Simple URL Monitor Using Groovy and Twilio

Recently, the need arose for me to monitor a URL so that notifications could be sent out if the site was suddenly unavailable. Later on down the road this will need to evolve into a more proactive system rather than reactive but for now I am just focusing on site down notifications.

To start, I set some minimal requirements for myself.

  • Needs to be easy to write, can’t take more than an hour to build
  • Needs to be easy to maintain, problems should be easy to find and fix
  • Needs to be able to send SMS messages in case of outages
  • Needs to be able to run standalone or on a server under cron

When looking at the requirements I had to think about what kind of scripting environment would be best served for the task. I had several options available to me each with pros and cons.

  • bash
    • Pros
      • Runs natively on any *nix based system
    • Cons
      • Extremely verbose
      • Will not run on non *nix based systems
  • Perl
    • Pros
      • I would be able to drudge up ancient knowledge that I had buried deep in the catacombs of my mind
    • Cons
      • I don’t have enough time to drudge up my ancient, and dusty, knowledge of Perl
      • I would spend too much time trying to figure out how to do everything in a single line of code
  • Groovy
    • Pros
      • I work with Groovy every day at work
      • I can use Grape to supply dependencies using the @Grab annotation
      • Code tends to be clean and simple
      • Can be run on any system that has Groovy installed
    • Cons
      • Must have Groovy installed
      • It is a little slow to startup

It should be no surprise that I chose to use Groovy for this project. For me, Groovy just fits the bill better in terms of code verbosity and features available.

Building the script was a snap. One of the cool things about shell scripting is that you are able to specify the binary that you want to use to execute your script. So by adding a single line of declaration I was able to create a script that can run as if it was a native executable.

#!/usr/bin/env groovy

After that it’s just a matter of writing the code that does the work! Lets start with the dependent libraries.

First I needed to make sure I had the HTTP-Builder library. Grape makes this a snap to get by letting me take advantage of the @Grab annotation. I just place the following towards the top of my script and like magic everything I need is available.

@Grab(group='org.codehaus.groovy.modules.http-builder', module='http-builder', version='0.5.2')

I also need to make sure I have the Apache commons httpclient libraries. I use another @Grab to do this.


Grape is actually going out to the maven repositories and downloading the jars I requested and adding them to my classpath. Pretty slick eh?

I’ll skip the imports (but you can check out the full source if those kinds of things excite you) and just straight to the guts of the script.

Next, among other things, I wanted to make sure that the script was configurable enough that I could add a list of phone numbers and be able to easily specify the url to monitor. To do that I created a nice little HashMap of key value pairs.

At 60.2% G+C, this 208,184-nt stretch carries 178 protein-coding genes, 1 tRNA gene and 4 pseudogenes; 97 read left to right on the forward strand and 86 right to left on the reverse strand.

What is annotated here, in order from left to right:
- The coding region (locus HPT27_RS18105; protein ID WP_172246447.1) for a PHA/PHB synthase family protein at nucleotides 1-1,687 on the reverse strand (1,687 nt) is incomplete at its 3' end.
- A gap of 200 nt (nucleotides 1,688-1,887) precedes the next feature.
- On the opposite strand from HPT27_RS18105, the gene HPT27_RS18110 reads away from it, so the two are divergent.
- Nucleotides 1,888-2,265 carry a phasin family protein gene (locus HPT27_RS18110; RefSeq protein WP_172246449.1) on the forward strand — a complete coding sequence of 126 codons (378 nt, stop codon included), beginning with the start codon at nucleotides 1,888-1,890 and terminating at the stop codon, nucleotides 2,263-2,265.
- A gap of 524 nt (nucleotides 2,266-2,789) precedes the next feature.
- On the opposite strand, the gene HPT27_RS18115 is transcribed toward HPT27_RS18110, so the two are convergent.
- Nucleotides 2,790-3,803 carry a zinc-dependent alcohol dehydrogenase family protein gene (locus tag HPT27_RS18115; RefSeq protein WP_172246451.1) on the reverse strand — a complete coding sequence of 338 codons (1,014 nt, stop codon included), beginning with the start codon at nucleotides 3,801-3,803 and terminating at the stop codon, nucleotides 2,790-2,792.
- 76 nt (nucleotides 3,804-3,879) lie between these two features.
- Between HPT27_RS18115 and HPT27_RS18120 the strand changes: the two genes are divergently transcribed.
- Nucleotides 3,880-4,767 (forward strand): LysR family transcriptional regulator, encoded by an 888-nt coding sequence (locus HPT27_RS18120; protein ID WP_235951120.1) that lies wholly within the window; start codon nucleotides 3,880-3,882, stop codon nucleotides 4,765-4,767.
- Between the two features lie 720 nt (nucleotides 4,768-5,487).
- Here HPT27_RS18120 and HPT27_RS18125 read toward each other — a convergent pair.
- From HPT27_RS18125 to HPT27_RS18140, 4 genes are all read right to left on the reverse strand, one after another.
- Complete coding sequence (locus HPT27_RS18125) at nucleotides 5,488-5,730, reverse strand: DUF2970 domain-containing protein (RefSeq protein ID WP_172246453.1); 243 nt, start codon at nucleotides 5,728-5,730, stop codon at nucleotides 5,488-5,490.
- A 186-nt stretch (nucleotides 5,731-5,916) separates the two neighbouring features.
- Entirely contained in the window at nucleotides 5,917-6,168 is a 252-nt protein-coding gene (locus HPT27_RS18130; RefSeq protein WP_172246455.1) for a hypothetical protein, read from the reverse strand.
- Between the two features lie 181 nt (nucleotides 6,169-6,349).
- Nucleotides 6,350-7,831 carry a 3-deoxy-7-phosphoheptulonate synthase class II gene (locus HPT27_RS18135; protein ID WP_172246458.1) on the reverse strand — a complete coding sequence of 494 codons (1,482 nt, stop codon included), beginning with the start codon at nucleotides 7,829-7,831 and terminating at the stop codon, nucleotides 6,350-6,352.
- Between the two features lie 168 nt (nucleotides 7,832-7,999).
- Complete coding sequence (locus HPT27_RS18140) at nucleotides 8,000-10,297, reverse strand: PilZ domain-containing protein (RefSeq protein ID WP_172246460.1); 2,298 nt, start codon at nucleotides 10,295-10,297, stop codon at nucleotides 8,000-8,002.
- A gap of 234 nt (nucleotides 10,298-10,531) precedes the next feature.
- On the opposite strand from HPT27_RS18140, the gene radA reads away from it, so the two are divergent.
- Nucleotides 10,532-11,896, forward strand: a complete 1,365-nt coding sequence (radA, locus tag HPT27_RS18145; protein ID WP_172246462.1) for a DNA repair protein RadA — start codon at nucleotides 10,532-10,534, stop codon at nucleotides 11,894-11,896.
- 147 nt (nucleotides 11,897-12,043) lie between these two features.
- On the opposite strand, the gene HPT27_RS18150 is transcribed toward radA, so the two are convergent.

def now = new Date()
def options = [
  server: "",
  intervalSeconds: 600,
  sid: "",
  authToken: "",
  fromPhone: "",
  toPhone: "",
  smsOnStart: false,
  smsOnStartMessage: "Site monitoring script started at ${now.format('H:mm:ss')} on ${now.format('yyyy-MM-dd')}"

Ok, so options are great, but without some functionality they really mean nothing. Next I define two functions.

Here’s the method that sends the SMS.

def sendSMS(def message, def opts){
  if (opts.sid != "" && opts.authToken != "" && message != ""){
    String twilioHost = ""
    String sid = opts.sid
    String authToken = opts.authToken

    def hc = new HostConfiguration()
    hc.setHost(twilioHost, 443, "https")
    def url = "/2010-04-01/Accounts/$sid/SMS/Messages"

    def client = new HttpClient()
    Credentials defaultcreds = new UsernamePasswordCredentials(sid, authToken)
    client.getState().setCredentials(null, null, defaultcreds)

    opts.toPhone.split(',')?.each { toPhn ->
      PostMethod postMethod = new PostMethod(url)

      client.executeMethod(hc, postMethod)


And here’s the method that checks the status of the url.

def doPing(def opts) {
  if (opts.server != ""){
    try {
      new HTTPBuilder( opts.server ).get( path:'' ) { response ->
        def msg = ""
        if (response.statusLine.statusCode == 200){
          msg = "${new Date()} :: UP!"
          println msg
        } else {
          msg = "${new Date()} :: There might be a production problem! -> ${response.statusLine.statusCode}"
          println msg
    } catch( e ){
      println "${new Date()}"
      sendSMS("There was an error when connecting to the production server, it might be down.",opts)

    if (opts.intervalSeconds > 0){
      def then = new Date()
      then.seconds += opts.intervalSeconds
      println "Checking again at ${then}"
      while (new Date() <= then){
        // do nothing

      doPing( opts )

Since these are both method declarations and they won’t just call themselves we need to do one last thing, call the doPing method.

if (options.smsOnStart){

doPing( options )

That’s the whole script! If you are interested in looking at or using the script Github’s going to be the best place to do that. With comments and code the whole thing come to a mere 106 lines of code! Not bad for something that monitors a URL and then sends an SMS when there is a problem.

I know I glossed over how the methods actually work but I felt they were pretty self explanatory. Feel free to ask questions in the comments if you would like further explanation.

Thanks for reading!

Steve Good

Professional software engineer, amatuer photographer, and part-time mountain biker.